The FCA made a loss of £29.3m in 2013/14, largely driven by losses connected with the defined benefit pension scheme the regulator inherited from the FSA.
In its 2013/14 annual report, published today, the FCA revealed it had a deficit after tax of £2.9m, and an actuarial loss of £26.4m related to the DB scheme.
The regulator’s total pension liabilities stand at £126.4m, compared to £114.7m in 2013.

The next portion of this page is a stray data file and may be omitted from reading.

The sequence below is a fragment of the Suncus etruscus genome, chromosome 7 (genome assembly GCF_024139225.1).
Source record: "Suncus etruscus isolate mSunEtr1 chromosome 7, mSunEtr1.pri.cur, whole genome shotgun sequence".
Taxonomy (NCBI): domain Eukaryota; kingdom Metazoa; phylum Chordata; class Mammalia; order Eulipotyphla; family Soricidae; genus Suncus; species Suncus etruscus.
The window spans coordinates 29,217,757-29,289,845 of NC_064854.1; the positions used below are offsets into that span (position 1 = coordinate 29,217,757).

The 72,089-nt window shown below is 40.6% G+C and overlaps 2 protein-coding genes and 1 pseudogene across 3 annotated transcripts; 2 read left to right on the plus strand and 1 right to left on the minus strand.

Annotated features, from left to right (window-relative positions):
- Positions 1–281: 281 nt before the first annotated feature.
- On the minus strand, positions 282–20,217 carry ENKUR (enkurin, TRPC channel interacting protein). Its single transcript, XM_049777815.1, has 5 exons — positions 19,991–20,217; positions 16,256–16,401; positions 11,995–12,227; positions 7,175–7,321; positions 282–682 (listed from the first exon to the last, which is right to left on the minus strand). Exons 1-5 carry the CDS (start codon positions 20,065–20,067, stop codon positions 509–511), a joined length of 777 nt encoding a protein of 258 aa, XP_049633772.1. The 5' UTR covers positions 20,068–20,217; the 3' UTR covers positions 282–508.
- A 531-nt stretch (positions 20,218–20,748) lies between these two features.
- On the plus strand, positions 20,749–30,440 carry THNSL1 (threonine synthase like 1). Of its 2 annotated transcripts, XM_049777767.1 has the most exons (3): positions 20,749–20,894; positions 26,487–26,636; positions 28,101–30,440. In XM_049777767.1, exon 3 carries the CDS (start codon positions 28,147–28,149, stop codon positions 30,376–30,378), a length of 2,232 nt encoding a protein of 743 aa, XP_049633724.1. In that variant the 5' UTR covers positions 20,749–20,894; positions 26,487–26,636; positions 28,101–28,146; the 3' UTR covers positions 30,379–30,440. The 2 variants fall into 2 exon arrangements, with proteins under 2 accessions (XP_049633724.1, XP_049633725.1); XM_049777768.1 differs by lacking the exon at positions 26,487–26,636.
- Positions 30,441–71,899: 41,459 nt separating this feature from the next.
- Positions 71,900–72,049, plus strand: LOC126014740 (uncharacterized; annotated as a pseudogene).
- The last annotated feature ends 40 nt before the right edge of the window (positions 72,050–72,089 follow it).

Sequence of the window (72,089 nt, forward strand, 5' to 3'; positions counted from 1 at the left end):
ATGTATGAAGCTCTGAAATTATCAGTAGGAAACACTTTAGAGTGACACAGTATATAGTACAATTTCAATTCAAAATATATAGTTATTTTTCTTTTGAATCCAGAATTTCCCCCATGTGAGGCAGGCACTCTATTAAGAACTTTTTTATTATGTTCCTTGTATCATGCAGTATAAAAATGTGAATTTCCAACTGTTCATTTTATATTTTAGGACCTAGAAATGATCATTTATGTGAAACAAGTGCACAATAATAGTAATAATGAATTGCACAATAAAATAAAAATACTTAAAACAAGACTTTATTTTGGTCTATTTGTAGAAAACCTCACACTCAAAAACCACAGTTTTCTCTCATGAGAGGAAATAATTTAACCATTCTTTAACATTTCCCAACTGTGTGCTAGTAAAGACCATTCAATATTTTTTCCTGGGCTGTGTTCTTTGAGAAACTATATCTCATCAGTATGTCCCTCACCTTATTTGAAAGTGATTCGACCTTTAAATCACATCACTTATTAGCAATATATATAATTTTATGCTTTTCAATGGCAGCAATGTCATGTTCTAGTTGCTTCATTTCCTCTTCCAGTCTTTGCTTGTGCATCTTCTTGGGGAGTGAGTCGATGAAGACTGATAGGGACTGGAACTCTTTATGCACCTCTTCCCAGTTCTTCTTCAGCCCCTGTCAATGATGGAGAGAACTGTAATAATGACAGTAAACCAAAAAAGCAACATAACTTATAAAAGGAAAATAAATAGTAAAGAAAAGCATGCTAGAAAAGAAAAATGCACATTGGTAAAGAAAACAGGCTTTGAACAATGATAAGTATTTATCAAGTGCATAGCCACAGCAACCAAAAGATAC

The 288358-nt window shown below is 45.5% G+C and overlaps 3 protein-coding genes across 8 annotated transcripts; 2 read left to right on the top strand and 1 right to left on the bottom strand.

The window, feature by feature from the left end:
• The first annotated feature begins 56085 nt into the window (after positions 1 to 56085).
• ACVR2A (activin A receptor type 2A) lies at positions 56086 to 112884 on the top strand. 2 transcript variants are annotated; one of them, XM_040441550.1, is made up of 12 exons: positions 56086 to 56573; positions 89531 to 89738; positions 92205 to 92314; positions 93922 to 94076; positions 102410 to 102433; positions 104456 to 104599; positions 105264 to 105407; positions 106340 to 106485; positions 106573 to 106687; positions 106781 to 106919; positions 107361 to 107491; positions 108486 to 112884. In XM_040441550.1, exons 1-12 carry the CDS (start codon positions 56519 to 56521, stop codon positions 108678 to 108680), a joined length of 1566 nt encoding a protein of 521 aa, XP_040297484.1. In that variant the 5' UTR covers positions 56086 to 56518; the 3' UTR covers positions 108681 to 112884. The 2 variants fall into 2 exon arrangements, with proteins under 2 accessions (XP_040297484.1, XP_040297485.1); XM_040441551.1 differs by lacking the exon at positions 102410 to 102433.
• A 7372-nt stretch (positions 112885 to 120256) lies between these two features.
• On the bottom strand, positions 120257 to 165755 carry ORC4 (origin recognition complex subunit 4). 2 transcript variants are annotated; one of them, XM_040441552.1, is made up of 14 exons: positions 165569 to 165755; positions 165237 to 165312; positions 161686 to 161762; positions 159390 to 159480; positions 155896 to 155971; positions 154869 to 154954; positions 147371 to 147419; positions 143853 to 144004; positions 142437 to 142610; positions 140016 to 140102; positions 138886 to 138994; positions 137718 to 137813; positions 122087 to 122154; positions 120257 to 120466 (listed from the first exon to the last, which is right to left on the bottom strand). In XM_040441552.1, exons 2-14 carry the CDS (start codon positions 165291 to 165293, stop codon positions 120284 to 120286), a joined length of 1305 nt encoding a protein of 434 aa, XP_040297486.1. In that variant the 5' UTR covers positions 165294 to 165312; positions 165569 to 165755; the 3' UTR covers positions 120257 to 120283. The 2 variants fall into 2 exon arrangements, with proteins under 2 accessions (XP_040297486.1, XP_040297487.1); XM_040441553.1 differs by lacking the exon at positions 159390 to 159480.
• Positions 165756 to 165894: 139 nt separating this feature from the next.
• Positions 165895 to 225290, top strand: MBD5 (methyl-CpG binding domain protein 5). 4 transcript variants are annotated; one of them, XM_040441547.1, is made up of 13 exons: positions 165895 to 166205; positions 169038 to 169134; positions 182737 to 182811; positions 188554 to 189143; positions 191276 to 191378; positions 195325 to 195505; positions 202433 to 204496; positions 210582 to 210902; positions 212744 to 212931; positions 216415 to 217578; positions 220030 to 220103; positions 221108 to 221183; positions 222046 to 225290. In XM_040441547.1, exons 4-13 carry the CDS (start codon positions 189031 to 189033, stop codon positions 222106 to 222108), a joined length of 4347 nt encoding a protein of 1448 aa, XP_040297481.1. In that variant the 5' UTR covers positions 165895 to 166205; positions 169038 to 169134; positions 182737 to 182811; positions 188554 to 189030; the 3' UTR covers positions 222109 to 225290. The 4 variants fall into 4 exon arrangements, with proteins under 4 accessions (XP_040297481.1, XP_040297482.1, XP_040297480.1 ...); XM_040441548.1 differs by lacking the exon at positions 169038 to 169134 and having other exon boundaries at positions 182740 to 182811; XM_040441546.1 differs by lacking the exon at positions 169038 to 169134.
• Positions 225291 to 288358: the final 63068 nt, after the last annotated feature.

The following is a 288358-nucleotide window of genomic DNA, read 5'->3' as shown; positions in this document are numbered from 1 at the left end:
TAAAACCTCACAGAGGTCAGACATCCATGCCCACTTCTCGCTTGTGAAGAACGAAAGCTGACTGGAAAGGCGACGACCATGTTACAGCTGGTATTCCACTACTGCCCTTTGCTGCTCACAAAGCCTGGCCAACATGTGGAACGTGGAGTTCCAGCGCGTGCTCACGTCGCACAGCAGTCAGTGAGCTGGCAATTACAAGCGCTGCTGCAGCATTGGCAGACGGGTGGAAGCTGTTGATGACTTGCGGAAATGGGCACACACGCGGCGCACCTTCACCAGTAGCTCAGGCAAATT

Overall, fee income fell 3 per cent over the year from £449m to £435.4m. The FCA says it reduced the amount it collected from firms in 2013/14 by £19.5m, following an underspend reflecting the FCA not being at full headcount.
But other income more than doubled from £16.7m to £35.4m, driven by £11.3m collected from interim consumer credit applications.
The annual accounts reveal FCA chief executive Martin Wheatley received a £30,000 pay rise in 2013/14, taking his total pay package to £610,000. Of this, £41,000 was paid in pension entitlements.